Anthony, Bourdain, or as he would prefer: Tony, changed the world of food and travel.
In his lifetime, he taught us about cultural differences and impacts, shared narratives that were raw and real, showed us how to eat, and wrote beautifully about his experiences at various destinations around the globe.
On Friday 8 June 2018, the American celebrity chef was found dead in France, where he was working on an upcoming episode of his award-winning series, Parts Unknown. News of his death sent TV viewers and fans around the world reeling from shock. But very quickly, tributes began to pour in. A testament of how much he was loved by all.
“His love of great adventure, new friends, fine food and drink and the remarkable stories of the world made him a unique storyteller. His talents never ceased to amaze us and we will miss him very much,” CNN, which airs Parts Unknown, said in a statement.
Meanwhile, Barack Obama tweeted:
“Low plastic stool, cheap but delicious noodles, cold Hanoi beer.” This is how I’ll remember Tony. He taught us about food — but more importantly, about its ability to bring us together. To make us a little less afraid of the unknown. We’ll miss him. pic.twitter.com/orEXIaEMZM
— Barack Obama (@BarackObama) June 8, 2018
Although he has gone where we can’t follow, he certainly will never be forgotten. He was everyone’s friend, someone we followed as he traveled across the globe. And his legacy is one that would be hard to erase.
So here are ten Anthony Bourdain quotes to inspire your next travel.
“Without experimentation, a willingness to ask questions and try new things, we shall surely become static, repetitive, and moribund.”
“If I’m an advocate for anything, it’s to move. As far as you can, as much as you can. Across the ocean, or simply across the river. Walk in someone else’s shoes or at least eat their food. It’s a plus for everybody. Open your mind, get up off the couch, move.”
“If you’re twenty-two, physically fit, hungry to learn and be better, I urge you to travel – as far and as widely as possible. Sleep on floors if you have to. Find out how other people live and eat and cook. Learn from them – wherever you go.”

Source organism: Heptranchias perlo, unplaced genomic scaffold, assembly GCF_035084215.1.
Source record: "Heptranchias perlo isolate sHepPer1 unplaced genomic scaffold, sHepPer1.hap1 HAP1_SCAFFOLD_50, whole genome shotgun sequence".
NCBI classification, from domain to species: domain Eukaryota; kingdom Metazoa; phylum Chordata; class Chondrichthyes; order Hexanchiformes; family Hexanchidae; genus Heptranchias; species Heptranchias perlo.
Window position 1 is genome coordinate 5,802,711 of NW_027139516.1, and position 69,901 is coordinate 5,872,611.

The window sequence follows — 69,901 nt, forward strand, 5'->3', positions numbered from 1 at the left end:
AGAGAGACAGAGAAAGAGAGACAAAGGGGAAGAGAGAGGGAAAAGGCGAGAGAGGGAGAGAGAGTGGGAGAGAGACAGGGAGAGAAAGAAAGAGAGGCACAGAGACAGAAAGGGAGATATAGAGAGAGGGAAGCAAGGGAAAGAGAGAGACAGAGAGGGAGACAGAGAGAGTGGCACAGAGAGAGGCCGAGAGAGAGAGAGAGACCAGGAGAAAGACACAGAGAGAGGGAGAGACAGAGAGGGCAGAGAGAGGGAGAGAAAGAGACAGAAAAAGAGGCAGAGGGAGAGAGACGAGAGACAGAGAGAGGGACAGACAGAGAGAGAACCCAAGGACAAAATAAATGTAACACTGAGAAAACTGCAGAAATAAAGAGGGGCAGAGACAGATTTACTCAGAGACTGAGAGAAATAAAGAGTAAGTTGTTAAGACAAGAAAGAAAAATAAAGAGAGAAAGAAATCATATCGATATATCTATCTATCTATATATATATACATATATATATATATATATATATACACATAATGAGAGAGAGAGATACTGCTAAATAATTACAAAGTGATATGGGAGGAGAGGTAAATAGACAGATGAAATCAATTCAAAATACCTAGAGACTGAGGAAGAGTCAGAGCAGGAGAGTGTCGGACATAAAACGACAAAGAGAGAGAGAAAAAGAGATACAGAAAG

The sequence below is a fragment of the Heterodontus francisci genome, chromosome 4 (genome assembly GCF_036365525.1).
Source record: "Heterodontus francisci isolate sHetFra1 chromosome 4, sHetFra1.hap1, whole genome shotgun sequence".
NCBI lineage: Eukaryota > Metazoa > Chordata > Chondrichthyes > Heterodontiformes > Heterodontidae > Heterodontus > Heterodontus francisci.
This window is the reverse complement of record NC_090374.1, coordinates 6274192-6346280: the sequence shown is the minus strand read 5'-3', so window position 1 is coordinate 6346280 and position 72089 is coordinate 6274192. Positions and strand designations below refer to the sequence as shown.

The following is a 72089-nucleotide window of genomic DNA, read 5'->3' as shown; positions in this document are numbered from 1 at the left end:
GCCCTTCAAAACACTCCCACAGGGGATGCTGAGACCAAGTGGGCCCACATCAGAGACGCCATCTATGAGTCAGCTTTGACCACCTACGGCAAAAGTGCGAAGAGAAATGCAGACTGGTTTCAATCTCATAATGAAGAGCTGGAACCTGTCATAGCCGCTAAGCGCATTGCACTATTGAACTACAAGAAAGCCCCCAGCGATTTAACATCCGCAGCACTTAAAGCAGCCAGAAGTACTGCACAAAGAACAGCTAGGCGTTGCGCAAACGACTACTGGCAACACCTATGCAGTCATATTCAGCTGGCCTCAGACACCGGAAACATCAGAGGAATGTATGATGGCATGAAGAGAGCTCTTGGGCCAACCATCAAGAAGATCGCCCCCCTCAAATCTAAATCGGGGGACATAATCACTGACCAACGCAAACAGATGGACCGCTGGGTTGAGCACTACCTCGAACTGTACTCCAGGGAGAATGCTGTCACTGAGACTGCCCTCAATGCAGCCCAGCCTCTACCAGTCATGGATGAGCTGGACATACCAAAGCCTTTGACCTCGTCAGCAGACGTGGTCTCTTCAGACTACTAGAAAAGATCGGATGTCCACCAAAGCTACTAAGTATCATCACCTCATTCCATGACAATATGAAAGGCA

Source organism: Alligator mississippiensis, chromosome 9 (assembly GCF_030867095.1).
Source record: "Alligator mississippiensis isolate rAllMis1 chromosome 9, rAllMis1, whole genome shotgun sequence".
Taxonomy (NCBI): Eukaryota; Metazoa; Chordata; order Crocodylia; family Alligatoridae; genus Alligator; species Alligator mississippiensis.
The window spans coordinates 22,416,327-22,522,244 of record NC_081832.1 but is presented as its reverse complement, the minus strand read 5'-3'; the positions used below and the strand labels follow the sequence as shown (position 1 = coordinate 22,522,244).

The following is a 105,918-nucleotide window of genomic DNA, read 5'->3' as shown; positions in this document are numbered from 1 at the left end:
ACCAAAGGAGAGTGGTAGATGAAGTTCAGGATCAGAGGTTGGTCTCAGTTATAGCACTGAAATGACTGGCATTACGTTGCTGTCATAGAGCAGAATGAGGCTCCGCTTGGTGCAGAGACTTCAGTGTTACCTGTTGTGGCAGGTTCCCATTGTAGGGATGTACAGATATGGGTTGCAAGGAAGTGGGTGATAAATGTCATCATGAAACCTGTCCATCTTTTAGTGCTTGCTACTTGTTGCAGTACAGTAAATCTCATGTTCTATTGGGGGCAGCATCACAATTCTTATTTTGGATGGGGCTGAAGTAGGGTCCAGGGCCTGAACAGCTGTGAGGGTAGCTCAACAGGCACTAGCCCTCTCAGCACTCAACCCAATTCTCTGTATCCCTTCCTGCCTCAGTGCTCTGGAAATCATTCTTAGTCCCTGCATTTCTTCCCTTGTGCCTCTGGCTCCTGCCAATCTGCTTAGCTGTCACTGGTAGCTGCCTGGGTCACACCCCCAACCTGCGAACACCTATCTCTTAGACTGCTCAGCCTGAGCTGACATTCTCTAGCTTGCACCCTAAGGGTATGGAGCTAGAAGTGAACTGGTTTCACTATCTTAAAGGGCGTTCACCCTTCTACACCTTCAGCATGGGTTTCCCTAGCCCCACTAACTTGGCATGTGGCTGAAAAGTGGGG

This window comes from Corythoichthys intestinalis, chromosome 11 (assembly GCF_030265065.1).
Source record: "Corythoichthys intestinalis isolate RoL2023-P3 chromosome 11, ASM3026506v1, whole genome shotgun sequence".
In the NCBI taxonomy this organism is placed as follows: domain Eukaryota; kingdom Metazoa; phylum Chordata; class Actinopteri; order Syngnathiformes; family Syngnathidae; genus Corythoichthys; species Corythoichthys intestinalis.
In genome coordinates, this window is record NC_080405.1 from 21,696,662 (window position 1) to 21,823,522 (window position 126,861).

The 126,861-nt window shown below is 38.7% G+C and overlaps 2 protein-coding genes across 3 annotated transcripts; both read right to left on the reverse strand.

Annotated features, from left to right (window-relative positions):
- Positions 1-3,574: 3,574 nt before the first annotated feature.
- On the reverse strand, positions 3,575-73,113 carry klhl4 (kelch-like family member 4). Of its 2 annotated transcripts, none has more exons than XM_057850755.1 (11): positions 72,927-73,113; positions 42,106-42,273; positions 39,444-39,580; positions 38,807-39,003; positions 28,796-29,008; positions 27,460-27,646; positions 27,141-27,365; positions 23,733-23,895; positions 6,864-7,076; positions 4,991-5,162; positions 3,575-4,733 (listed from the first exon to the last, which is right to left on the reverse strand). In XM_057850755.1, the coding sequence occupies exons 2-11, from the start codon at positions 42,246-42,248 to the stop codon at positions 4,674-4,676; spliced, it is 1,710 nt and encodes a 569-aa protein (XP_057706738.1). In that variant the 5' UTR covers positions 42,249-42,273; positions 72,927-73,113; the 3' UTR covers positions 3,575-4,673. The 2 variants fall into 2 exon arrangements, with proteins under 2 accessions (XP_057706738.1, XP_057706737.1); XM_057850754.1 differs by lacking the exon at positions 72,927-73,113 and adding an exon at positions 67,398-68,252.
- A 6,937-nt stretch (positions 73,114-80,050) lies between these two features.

“Travel isn’t always pretty. It isn’t always comfortable. Sometimes it hurts, it even breaks your heart. But that’s okay. The journey changes you, it should change you. It leaves marks on your memory, on your consciousness, on your heart, and on your body. You take something with you. Hopefully, you leave something good behind.”
“I’m a big believer in winging it. I’m a big believer that you’re never going to find perfect city travel experience or the perfect meal without a constant willingness to experience a bad one. Letting the happy accident happen is what a lot of vacation itineraries miss, I think, and I’m always trying to push people to allow those things to happen rather than stick to some rigid itinerary.”
“Travel changes you. As you move through this life and this world you change things slightly, you leave marks behind, however small. And in return, life – and travel – leaves marks on you. Most of the time, those marks – on your body or on your heart – are beautiful. Often, though, they hurt.”
“It seems that the more places I see and experience, the bigger I realize the world to be. The more I become aware of, the more I realize how relatively little I know of it, how many places I have still to go, how much more there is to learn. Maybe tha’’s enlightenment enough – to know that there is no final resting place of the mind, no moment of smug clarity. Perhaps wisdom, at least for me, means realizing how small I am, and unwise, and how far I have yet to go.”
“I learned a long time ago that trying to micromanage the perfect vacation is always a disaster. That leads to terrible times.”
“The journey changes you. It should change you. It leaves marks on your memory, your consciousness, your heart and on your body. You take something with you and, hopefully, you leave something good behind.”
“It’s been an adventure. We took some casualties over the years. Things got broken. Things got lost. But I wouldn’t have missed it for the world.”
Thank you, Tony. Rest in peace. We’ll miss you.